This post marks the return of Saucer of the Week, a series interrupted by my musings and remembrances of college reunions past. How nice, and what a relief it is, to once again focus one's attention on the pretty and the lighthearted.
This week's saucer is, again, an early nineteenth century English one done in the Oriental taste that was then much in vogue. It is more vigorous and vibrant than the ones in such taste I've posted previously, and is a great favorite of mine. I like the refined crudeness of its design. It is decorated with an underglaze application of dark blue, and then subsequent overglaze decorations in orange and green, and a final application of gilding—captured brilliantly in the photograph, above.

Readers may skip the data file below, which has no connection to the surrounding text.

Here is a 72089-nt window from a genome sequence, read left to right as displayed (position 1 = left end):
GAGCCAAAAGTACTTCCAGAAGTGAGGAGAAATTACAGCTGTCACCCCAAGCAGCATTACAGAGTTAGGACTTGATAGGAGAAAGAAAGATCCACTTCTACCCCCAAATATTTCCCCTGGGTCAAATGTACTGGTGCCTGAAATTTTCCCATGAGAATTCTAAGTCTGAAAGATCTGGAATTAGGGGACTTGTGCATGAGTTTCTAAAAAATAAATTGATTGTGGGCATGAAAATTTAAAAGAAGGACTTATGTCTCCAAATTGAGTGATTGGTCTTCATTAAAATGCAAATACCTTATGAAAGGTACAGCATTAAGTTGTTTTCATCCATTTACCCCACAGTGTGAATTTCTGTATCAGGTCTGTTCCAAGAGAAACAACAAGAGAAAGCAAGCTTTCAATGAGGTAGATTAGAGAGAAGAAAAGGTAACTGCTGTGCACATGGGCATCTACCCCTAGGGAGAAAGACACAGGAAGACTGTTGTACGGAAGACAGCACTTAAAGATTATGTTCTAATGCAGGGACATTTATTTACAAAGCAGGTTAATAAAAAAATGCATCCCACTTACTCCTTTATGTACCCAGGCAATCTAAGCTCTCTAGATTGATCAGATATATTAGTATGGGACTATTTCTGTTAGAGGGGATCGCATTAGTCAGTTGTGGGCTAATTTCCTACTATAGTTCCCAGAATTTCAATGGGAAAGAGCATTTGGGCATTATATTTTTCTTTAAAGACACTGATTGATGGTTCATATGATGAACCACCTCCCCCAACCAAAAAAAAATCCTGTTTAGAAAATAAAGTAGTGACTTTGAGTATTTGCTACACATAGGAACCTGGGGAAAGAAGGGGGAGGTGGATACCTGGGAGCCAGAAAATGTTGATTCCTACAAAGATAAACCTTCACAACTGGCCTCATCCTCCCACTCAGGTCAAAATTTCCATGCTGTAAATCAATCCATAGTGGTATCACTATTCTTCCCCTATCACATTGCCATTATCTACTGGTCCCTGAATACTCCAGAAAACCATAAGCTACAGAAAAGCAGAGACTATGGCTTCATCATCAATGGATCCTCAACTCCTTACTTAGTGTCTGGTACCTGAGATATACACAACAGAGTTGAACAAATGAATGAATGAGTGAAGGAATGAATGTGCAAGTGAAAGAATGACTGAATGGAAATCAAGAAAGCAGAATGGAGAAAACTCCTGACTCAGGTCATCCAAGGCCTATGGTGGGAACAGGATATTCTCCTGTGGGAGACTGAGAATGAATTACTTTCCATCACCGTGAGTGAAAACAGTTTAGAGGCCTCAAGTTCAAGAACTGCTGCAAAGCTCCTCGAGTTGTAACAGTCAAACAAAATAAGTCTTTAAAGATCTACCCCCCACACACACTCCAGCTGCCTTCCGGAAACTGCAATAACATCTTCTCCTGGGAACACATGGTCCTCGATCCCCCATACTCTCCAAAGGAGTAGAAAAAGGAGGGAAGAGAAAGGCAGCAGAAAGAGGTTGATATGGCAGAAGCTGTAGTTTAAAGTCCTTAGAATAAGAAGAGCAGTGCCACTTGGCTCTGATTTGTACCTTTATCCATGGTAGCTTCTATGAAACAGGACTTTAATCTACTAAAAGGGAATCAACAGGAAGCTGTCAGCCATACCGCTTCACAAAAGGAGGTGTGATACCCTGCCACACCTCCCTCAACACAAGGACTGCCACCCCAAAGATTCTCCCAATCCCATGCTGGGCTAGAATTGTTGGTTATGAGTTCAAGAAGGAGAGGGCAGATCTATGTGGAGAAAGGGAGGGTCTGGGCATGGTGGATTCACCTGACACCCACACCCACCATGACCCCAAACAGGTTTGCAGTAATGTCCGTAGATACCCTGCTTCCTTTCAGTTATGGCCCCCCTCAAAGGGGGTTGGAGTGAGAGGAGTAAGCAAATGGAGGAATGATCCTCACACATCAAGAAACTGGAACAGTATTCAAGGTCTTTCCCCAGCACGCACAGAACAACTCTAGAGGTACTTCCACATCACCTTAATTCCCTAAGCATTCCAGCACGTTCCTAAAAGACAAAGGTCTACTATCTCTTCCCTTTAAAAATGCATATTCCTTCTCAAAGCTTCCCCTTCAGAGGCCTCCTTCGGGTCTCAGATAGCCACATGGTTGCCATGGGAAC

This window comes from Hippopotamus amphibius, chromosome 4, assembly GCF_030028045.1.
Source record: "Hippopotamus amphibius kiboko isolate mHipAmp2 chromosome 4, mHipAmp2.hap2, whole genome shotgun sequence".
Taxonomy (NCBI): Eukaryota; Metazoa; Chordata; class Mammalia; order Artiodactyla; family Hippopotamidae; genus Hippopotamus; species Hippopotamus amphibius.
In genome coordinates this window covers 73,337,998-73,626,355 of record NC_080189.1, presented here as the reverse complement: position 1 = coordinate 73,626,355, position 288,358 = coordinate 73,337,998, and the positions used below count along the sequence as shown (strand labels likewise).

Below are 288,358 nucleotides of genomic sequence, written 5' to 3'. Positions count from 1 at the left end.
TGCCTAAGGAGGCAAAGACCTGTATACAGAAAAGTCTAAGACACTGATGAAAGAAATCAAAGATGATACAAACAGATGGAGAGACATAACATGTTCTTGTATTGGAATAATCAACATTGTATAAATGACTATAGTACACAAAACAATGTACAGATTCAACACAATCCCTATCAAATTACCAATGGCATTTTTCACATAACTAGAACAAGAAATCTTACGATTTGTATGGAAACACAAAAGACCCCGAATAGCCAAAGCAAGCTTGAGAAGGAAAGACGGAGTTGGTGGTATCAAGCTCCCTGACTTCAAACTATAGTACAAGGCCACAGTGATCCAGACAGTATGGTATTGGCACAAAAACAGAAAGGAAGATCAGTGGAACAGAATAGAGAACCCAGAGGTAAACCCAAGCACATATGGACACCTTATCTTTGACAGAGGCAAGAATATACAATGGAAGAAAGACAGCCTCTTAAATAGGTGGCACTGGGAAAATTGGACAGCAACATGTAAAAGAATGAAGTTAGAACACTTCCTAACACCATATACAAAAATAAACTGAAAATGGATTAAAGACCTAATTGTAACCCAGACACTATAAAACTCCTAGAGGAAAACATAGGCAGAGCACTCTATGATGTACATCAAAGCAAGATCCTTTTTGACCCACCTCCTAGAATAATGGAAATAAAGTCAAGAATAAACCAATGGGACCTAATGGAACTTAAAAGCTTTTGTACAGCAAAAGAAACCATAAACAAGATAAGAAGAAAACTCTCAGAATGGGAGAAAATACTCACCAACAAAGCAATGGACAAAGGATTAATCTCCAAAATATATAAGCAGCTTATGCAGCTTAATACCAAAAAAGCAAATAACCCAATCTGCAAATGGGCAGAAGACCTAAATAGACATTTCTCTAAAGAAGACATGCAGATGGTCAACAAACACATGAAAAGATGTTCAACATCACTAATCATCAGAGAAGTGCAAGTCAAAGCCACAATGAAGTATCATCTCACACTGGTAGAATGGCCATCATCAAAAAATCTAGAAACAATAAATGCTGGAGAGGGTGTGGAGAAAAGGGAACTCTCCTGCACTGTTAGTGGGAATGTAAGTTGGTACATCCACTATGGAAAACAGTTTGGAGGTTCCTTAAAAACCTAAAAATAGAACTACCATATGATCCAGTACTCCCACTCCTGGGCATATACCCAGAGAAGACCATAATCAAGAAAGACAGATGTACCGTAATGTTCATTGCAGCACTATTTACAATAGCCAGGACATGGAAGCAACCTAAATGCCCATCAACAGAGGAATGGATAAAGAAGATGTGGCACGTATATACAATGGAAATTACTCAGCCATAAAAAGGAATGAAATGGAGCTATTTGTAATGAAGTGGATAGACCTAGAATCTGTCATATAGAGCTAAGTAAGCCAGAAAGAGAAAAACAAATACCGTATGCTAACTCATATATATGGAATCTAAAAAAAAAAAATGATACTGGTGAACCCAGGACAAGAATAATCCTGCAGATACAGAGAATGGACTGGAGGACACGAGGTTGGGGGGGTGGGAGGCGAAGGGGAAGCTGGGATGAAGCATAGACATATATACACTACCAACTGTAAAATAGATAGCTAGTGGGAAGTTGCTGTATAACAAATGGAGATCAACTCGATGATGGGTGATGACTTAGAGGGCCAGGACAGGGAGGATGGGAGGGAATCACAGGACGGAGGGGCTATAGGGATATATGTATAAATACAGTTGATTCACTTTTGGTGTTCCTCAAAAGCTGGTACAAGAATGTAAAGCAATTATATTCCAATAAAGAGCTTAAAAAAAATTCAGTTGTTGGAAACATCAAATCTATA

The saucer measures a generous 5 ½ inches across, and the china it is made of is thicker than on the more rarified saucers I've posted to date. It is unmarked. I suspect that it was made by one of the lesser English potteries of the day, long since vanished, in imitation of what was being produced in the more noteworthy potteries of the time. It is one of a pair that we supposedly bought at Bardith, Ltd., on Madison Avenue years ago.
Not everything need always be of only the finest calibre to excite Reggie's fancy, Dear Reader . . .
Photograph by Boy Fenwick